The changing habits of reading

The changing habits of reading

The world has become so competitive that reading just for the sake of it is a luxury for most

Reading is a wonderful habit. It is a kind of therapy, which can work wonders and act as a soothing balm to frenzied minds and frayed nerves. It is a tonic which brings a distinctive qualitative change in the whole persona of the individual who takes to it just like a duck takes to water. It is said that books are one’s best friends in life and stay loyal even when real friends in life betray one. Books are always there in the most difficult times and are rightly hailed as true companions. “A book is a gift you can open again and again” (Garrison Keillor).
Reading is a habit which not only increases knowledge but also improves language. It helps people in keeping themselves updated about the current issues and the present trends, besides increasing their creativity and imagination. Spending some amount of time on reading helps individuals to gain perspectives on various topics and issues. Reading also helps people in communicating their ideas in different ways. It helps them to understand the actual picture.
Unfortunately, the reading habit is on the decline these days, especially among the new generation. The advent of television and internet led to a certain negative impact on almost everybody, but especially teenagers and kids. They have become more materialistic and they get little time to go through books, newspapers, and magazines. The chief goal of people these days is to earn money, and not acquiring knowledge as their forefathers’ was.
It is true in one sense that the habit of reading books has gone digital. Some people prefer to read online, even on mobile. They even download novels from the internet on their mobile phones. Kindle and iPad have changed reading habits even further. We may soon see students carrying an iPad to school instead of textbooks.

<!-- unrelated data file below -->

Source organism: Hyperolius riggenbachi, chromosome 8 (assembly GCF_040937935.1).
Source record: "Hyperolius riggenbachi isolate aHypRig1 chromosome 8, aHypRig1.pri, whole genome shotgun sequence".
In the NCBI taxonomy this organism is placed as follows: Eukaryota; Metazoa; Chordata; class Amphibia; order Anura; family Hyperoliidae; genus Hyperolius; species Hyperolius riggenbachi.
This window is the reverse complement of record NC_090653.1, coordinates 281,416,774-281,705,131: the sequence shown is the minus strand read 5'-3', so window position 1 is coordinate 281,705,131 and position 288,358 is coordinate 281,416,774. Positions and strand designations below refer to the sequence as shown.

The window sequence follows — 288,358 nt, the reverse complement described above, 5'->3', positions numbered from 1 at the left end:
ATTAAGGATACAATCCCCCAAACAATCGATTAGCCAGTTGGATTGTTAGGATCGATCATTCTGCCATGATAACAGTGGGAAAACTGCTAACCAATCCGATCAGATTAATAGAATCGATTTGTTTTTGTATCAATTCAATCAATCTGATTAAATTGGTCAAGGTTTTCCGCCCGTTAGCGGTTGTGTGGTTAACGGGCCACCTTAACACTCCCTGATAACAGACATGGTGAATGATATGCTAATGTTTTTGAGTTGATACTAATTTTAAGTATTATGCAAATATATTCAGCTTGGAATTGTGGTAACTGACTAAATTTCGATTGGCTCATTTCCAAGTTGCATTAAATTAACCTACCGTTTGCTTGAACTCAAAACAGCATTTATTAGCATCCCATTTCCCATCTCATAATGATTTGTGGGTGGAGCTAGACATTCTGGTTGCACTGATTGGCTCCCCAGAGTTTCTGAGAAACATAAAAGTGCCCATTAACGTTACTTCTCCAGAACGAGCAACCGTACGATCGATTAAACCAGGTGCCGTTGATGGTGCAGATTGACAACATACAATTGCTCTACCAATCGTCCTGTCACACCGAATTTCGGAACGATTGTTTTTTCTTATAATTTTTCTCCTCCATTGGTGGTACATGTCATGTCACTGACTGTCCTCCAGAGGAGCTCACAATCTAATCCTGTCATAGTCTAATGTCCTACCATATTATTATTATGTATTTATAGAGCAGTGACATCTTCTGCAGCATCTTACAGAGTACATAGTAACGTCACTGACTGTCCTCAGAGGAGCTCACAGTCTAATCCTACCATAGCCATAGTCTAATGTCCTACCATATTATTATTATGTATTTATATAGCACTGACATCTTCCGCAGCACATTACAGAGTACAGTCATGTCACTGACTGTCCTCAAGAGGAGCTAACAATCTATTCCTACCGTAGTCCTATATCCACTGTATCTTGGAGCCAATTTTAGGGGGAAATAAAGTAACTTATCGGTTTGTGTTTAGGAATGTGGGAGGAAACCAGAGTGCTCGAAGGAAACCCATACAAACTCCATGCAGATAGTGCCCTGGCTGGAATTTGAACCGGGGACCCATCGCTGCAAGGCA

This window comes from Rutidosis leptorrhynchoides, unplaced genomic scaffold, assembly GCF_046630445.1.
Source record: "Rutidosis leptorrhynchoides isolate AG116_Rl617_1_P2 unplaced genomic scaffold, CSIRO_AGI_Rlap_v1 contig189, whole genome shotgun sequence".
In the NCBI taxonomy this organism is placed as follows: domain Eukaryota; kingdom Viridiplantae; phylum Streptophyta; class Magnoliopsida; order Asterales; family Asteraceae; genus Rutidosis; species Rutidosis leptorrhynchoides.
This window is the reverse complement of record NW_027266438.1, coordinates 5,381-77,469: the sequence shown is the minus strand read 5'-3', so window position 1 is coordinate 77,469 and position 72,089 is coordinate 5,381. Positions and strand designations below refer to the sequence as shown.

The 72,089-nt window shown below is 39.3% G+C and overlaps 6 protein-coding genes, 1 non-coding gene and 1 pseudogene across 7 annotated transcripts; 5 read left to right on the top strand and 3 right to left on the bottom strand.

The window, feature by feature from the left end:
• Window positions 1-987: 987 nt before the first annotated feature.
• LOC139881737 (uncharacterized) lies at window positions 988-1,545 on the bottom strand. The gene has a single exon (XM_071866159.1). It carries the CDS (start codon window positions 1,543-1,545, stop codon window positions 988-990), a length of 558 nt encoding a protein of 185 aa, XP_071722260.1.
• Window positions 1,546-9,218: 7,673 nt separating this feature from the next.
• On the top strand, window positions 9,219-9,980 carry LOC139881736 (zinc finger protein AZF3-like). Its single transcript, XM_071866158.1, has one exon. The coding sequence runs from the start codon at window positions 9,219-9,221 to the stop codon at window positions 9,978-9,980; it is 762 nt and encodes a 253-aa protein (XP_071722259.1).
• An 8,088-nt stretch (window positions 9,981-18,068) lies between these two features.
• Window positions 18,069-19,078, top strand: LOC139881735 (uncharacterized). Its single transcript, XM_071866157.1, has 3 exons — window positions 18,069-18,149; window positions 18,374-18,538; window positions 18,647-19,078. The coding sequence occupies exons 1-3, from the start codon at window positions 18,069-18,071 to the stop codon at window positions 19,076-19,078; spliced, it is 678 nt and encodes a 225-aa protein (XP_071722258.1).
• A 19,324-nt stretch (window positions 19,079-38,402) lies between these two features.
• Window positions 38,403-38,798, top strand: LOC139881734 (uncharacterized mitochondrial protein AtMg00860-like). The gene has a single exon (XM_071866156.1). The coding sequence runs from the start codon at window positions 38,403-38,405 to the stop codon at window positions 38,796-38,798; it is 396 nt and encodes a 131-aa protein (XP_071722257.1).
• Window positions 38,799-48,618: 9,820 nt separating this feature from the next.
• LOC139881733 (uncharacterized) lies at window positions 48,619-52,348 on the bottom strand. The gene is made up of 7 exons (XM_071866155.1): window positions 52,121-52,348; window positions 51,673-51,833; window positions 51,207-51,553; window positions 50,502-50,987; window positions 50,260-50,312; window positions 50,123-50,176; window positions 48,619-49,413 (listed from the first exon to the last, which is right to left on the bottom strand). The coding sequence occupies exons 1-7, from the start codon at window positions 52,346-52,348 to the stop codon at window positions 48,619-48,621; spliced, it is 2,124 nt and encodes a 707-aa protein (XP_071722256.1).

A few avid readers have surrounded themselves with many computer screens, one devoted exclusively to e-mail, another to reading material, etc. They do almost all their reading of newspapers, text messages, e-mails, journal articles, and even books on screen. Search engines and hyperlinks (those underlined words or phrases that when clicked take you to a new web page) have turned the online literary voyage into a kind of island-hop.
Researchers believe that the reading experience online will be better than on paper. They are hoping to make reading on mobile phones faster and easier. Analysts expect mobile phones to evolve into a multipurpose “third screen”, along with televisions and computers displaying both pictures and text. A reading technique called Rapid Serial Visual Presentation (RSVP) enables people to learn to read with good comprehension, though people find it awkward initially, but they warm up to it rather quickly. It tends to take all of a person’s attention, but also increases reading speed dramatically. A system called Buddy Buzz pauses at commas or the end of sentences, just as most readers do. If readers miss something, they can skip back to the beginning of the sentence.
However, it is not technology alone which is keeping children from reading books. Children are also under pressure to achieve in schools, which leaves them little time to enjoy a good book, be it fiction or otherwise. For mid-career professionals, too, reading is all about developing skills on the work-front that will help them grow in their careers. The world has become so competitive that reading just for the sake of it is a luxury for most.
With technology set to get only more sophisticated in future, there will never be the same amount of people who will sit down to read a book as there were in the past. However, some point out that just as the advent of Gutenberg’s printing press did not signal the end of handwritten messages, so too computers and other technology will not wipe out the traditional habit of reading.

The writer is a BA 6th semester student at Govt Degree College Sogam (Lolab), Kupwara

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